As building construction in Oregon becomes more energy efficient—thanks to consumer demand, code advancements and public investments in energy efficiency and renewable energy—the state will need more skilled green construction workers.
Unfortunately, many groups are unrepresented in the trade. According to the 2020 U.S. Energy & Employment Report, 77% of workers in the energy efficiency sector are white and 75% are men. And we know lack of representation can affect who benefits from energy efficiency and renewable energy.
That’s why Energy Trust is helping fund scholarships for Earth Advantage’s Sustainable Homes Professional online training for historically marginalized or underserved groups, including Black, Indigenous and people of color, women, trans and gender diverse individuals and rural community members.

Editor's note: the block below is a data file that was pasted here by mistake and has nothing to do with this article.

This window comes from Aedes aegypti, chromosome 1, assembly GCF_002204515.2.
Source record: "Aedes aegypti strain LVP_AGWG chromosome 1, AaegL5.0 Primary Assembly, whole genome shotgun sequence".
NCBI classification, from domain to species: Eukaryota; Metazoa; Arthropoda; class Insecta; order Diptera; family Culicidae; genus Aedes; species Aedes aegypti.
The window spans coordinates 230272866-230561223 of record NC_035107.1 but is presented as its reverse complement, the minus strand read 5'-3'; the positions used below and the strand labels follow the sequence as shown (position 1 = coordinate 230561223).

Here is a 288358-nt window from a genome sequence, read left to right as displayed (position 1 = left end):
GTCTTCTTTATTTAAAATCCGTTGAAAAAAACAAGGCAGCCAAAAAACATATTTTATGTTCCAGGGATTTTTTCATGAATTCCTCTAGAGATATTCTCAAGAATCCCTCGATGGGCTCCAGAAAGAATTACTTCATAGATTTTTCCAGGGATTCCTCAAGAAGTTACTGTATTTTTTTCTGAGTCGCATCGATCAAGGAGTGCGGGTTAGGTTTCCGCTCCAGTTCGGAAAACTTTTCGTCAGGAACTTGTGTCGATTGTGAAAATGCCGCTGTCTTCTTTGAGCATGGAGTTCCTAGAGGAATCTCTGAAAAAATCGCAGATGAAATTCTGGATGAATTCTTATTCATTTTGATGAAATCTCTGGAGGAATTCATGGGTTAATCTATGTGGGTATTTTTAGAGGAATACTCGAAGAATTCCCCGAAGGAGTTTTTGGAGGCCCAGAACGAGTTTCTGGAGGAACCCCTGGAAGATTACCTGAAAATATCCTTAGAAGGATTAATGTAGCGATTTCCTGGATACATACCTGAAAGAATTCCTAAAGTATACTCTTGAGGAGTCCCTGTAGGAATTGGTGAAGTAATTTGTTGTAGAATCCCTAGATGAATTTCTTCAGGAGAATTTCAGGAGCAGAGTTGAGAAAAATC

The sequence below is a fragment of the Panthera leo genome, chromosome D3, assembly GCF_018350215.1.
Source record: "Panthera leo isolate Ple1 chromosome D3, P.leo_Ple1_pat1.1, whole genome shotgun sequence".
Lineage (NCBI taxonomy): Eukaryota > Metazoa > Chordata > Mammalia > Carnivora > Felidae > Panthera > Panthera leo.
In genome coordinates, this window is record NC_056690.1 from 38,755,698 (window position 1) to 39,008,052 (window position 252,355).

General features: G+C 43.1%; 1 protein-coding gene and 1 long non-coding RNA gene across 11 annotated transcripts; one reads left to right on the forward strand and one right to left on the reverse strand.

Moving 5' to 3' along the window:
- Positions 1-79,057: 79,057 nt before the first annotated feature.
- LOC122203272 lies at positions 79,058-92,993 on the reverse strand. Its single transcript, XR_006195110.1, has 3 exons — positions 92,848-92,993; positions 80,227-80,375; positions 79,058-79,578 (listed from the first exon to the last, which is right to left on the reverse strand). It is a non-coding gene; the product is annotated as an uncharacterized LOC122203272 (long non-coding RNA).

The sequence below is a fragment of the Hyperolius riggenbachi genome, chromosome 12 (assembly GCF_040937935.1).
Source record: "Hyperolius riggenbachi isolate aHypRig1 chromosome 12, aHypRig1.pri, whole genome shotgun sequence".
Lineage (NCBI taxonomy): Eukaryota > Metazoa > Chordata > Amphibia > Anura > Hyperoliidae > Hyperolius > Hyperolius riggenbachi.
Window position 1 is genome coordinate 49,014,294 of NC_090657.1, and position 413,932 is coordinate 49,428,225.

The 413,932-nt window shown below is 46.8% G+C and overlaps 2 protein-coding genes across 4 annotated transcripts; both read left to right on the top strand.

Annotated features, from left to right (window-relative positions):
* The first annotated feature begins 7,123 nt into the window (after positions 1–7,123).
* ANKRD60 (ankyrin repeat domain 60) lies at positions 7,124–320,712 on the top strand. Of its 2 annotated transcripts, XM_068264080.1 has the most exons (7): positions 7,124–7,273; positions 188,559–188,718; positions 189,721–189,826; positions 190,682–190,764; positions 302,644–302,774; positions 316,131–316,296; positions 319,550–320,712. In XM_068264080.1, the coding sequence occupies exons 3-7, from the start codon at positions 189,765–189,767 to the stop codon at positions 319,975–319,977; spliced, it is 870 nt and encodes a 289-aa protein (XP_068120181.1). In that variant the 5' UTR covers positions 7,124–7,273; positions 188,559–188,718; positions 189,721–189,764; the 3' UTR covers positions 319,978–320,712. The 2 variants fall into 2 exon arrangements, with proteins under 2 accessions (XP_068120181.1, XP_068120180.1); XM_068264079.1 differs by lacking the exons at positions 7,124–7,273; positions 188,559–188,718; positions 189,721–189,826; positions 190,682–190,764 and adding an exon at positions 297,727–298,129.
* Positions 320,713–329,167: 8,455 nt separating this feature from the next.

The self-paced online training program provides participants with skills and expertise in residential green construction. Participants learn building and design best practices and have the opportunity to earn Earth Advantage’s Sustainable Homes Professional credential.
Fifteen full-tuition scholarships worth $600 each were awarded in December for the training program this month.
Training like this benefits not just workers but also the people who hire them and all utility customers looking to save energy: According to the National Renewable Laboratory, a lack of effective training and credential pathways can lead to improper installation, distrust in efficiency technology and up to 30% wasted energy.
Most construction jobs do not require a college degree and typically pay about 45% more than the statewide median for all industries, according to the Oregon Employment Department.